But this has gone largely uninterrogated, though it's Savile's untouchability that comes across so strongly in the book. One of the most enraging, bleakest moments of all is the transcript of the interview two police officers conducted with him in Victims had come forward — former pupils from Duncroft approved school. Their allegations were taken seriously. But even getting an interview with Savile had been an obstacle-strewn course. Files vanished. The CPS delayed for months.
When the interview did, finally, take place Savile ensured it was conducted on his home turf. They were calling him Jimmy. The investigation was dropped. People did try and report him but a lot of the reckoning that we are going through now is an understanding that the victims have a real issue with authority too. Has there really been a reckoning, though?
source link Have we actually processed the fact that a serial sex offender was at the heart of our culture, our national institutions, for 50 years? Or have we managed to simply write him off as a weirdo? I think it just feels like inquiry after inquiry.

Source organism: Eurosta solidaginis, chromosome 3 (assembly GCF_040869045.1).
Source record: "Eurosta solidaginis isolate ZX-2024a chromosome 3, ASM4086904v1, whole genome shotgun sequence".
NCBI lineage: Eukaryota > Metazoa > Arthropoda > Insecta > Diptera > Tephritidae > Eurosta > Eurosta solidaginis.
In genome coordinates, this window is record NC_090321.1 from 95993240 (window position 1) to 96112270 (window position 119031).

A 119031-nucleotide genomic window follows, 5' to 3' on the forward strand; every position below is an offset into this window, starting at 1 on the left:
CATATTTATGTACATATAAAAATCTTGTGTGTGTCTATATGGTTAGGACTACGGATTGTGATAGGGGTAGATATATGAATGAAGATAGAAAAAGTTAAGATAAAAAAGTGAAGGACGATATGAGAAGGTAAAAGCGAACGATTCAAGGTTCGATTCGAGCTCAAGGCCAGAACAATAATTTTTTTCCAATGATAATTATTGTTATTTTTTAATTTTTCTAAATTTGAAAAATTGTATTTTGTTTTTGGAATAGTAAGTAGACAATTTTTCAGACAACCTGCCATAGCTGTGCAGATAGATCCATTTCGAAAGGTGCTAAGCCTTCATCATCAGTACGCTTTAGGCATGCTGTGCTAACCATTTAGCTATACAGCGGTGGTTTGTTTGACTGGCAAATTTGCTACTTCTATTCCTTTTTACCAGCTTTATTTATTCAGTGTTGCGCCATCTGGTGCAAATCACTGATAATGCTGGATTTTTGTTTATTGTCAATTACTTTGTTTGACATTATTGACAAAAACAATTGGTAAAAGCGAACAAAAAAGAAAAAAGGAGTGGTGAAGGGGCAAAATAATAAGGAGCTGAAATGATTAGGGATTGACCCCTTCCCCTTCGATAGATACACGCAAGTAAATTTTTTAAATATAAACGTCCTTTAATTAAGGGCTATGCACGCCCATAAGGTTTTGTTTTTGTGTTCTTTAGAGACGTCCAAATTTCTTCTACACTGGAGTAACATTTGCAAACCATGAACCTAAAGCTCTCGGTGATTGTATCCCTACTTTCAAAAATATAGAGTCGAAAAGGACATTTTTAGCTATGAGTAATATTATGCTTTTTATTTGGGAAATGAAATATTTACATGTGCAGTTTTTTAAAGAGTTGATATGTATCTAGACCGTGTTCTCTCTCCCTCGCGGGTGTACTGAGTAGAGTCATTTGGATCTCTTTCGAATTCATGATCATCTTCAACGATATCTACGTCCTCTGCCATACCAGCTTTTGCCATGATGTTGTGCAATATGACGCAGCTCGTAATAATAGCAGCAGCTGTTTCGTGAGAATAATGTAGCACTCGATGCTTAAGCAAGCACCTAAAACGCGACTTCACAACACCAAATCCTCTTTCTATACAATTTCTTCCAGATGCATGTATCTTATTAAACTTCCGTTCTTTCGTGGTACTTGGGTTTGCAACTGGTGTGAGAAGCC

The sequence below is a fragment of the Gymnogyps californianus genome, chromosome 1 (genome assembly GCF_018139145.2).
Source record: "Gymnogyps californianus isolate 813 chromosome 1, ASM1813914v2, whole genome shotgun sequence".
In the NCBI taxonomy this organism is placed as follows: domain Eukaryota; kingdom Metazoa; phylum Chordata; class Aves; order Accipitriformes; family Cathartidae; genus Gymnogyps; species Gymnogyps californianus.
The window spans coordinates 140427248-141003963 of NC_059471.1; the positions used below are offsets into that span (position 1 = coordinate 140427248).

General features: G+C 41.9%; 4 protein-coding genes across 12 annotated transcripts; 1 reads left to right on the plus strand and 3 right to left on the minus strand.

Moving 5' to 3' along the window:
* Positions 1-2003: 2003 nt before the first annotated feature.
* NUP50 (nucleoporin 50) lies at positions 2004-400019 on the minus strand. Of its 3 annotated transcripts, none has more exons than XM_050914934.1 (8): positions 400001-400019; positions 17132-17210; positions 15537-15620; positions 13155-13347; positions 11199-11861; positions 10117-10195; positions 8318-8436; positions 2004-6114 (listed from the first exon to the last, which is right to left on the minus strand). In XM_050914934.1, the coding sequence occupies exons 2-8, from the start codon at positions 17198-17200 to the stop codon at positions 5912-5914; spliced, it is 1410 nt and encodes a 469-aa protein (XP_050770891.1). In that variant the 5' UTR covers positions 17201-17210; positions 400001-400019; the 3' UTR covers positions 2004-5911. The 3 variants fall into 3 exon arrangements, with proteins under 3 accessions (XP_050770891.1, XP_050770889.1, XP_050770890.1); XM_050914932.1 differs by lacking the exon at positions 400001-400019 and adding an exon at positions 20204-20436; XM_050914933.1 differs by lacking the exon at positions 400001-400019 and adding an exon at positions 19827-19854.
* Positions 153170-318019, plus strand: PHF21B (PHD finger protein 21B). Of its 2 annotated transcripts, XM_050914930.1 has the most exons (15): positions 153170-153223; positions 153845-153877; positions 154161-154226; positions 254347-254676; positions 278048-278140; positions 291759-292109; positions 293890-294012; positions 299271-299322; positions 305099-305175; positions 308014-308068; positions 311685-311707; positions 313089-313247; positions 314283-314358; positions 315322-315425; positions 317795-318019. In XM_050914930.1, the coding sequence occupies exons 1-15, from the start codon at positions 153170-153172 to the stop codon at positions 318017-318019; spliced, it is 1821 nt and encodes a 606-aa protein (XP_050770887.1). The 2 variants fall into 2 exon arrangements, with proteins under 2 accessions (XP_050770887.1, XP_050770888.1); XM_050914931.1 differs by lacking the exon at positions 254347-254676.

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We need to get to the bottom of why it happened. Why it was allowed to happen. Why people didn't feel that they could speak up, why they weren't believed when they did speak up, why they weren't listened to. If something good is to come out of this then, hopefully, that will be what it is. In fact, it seems increasingly clear that we haven't truly reckoned with the past. There have been inquiries into the police investigation of Savile. There have been, or are ongoing, NHS inquiries into 28 hospitals he had a connection with.